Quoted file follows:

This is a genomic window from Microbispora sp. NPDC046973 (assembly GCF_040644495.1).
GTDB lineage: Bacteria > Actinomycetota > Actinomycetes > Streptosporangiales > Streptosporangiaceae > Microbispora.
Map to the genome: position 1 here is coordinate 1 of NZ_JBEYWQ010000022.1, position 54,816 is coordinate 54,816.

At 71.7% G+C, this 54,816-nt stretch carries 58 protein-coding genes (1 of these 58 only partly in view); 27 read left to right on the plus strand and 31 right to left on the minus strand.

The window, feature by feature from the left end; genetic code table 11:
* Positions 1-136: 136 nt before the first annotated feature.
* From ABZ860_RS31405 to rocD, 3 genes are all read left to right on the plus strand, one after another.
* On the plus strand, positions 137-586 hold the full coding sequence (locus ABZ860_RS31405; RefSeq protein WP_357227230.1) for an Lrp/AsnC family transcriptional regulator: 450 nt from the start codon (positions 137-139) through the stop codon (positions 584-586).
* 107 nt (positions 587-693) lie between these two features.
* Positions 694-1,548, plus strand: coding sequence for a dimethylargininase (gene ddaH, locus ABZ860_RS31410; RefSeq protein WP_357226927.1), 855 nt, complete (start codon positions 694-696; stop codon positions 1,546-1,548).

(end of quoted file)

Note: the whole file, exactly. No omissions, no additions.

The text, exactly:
This is a genomic window from Microbispora sp. NPDC046973 (assembly GCF_040644495.1).
GTDB lineage: Bacteria > Actinomycetota > Actinomycetes > Streptosporangiales > Streptosporangiaceae > Microbispora.
Map to the genome: position 1 here is coordinate 1 of NZ_JBEYWQ010000022.1, position 54,816 is coordinate 54,816.

At 71.7% G+C, this 54,816-nt stretch carries 58 protein-coding genes (1 of these 58 only partly in view); 27 read left to right on the plus strand and 31 right to left on the minus strand.

The window, feature by feature from the left end; genetic code table 11:
* Positions 1-136: 136 nt before the first annotated feature.
* From ABZ860_RS31405 to rocD, 3 genes are all read left to right on the plus strand, one after another.
* On the plus strand, positions 137-586 hold the full coding sequence (locus ABZ860_RS31405; RefSeq protein WP_357227230.1) for an Lrp/AsnC family transcriptional regulator: 450 nt from the start codon (positions 137-139) through the stop codon (positions 584-586).
* 107 nt (positions 587-693) lie between these two features.
* Positions 694-1,548, plus strand: coding sequence for a dimethylargininase (gene ddaH, locus ABZ860_RS31410; RefSeq protein WP_357226927.1), 855 nt, complete (start codon positions 694-696; stop codon positions 1,546-1,548).